On Saturday December 3, a book launch was held at Tagh’eer Creative Space for ‘Wolfie’, a children’s book written by Sonya Rehman and published by ZUKA Books.
Sonya Rehman is a Pakistani journalist based in Lahore. She has written and worked for various international and local media organisations since 2002 such as Al Jazeera, The Wall Street Journal and The Friday Times. She has also taught journalism and English at both the school and college level. She has also written books before, most notably Embroidering Dreams, 50 years of Empowering Women and Preserving the Craft of Needlework.
The launch started off with a reading by Sonya who was able to capture the attention of the children at the event, which is no small feat considering the average child’s attention span.
During the Q and A session, Sonya was asked why she had written such a book and why the focus was the promotion of animal rights aspect of it. Sonya responded by saying that she had always loved animals and she herself had rescued five stray dogs and kept them as pets.
“I had always wanted to write a children’s book”, she said. Sonya also spoke about how her depression during the COVID-19 lockdown in 2020 galvanized her to write the book to keep her from any further mental suffering. She further commented that once during her time creating a curriculum for grades One to Three in a major school network (where she was working), she had noticed that the local school curriculum put too much emphasis on rote memorisation or ‘rata’ as it is called by most in Pakistan, rather than focusing on independent thinking and understanding.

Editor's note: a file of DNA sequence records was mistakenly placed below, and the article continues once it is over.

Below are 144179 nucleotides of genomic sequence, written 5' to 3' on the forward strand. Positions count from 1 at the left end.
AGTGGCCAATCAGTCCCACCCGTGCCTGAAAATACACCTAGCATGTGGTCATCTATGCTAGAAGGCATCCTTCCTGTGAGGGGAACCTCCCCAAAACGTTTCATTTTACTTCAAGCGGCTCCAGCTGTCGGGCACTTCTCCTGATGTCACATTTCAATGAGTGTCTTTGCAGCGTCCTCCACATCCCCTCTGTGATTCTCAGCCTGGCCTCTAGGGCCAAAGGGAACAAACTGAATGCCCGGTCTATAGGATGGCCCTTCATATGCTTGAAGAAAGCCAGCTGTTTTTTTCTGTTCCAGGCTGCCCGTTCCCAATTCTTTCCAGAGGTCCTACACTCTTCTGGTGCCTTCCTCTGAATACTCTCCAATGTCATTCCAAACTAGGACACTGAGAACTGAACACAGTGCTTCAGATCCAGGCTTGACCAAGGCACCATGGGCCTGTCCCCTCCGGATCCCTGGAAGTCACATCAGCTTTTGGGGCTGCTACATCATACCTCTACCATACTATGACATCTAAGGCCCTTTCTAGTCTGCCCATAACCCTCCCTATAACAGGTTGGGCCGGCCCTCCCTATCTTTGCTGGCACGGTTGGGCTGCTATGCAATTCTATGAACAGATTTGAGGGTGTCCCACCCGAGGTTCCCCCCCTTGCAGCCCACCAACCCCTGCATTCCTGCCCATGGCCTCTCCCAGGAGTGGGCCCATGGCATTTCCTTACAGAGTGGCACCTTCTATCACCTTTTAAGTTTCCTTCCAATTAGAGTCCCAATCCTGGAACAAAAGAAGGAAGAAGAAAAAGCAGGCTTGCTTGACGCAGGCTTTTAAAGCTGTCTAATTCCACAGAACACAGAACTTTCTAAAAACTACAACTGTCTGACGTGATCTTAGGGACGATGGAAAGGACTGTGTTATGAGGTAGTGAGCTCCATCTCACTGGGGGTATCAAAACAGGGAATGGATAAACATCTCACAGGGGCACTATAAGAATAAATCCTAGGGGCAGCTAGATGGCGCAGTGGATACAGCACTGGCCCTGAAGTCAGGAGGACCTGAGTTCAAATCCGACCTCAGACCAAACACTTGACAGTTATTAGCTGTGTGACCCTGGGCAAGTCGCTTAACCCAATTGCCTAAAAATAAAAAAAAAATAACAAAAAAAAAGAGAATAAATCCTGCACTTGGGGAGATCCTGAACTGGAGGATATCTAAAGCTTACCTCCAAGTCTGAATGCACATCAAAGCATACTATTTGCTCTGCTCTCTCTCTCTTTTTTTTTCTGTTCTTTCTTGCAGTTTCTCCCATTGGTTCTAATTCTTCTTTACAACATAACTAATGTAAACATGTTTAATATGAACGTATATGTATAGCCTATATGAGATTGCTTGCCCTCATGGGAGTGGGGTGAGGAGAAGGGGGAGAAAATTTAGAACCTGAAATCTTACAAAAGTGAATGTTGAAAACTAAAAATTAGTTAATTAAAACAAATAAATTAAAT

She hoped that her book would encourage a genuine appreciation for knowledge and understanding amongst young children rather than viewing reading and consequently studies purely as repetitive and uninteresting.
Furthermore, she stated that the key aims of her book and its story was to promote empathy for animals as Pakistan has a debilitating culture of treating animals terribly and only caring for them if they are ‘purebred’ and valuable in monetary terms.
Sonya also spoke about the need to instill self-belief in children because she earnestly believed that one of the main reasons why most children in Pakistan suffer from high rates of bullying, failure and dropouts is due to the fact that those around them are either ignorant of the need or do not know how to encourage them to believe in themselves, their abilities, their potential and their talents, whatever they may be.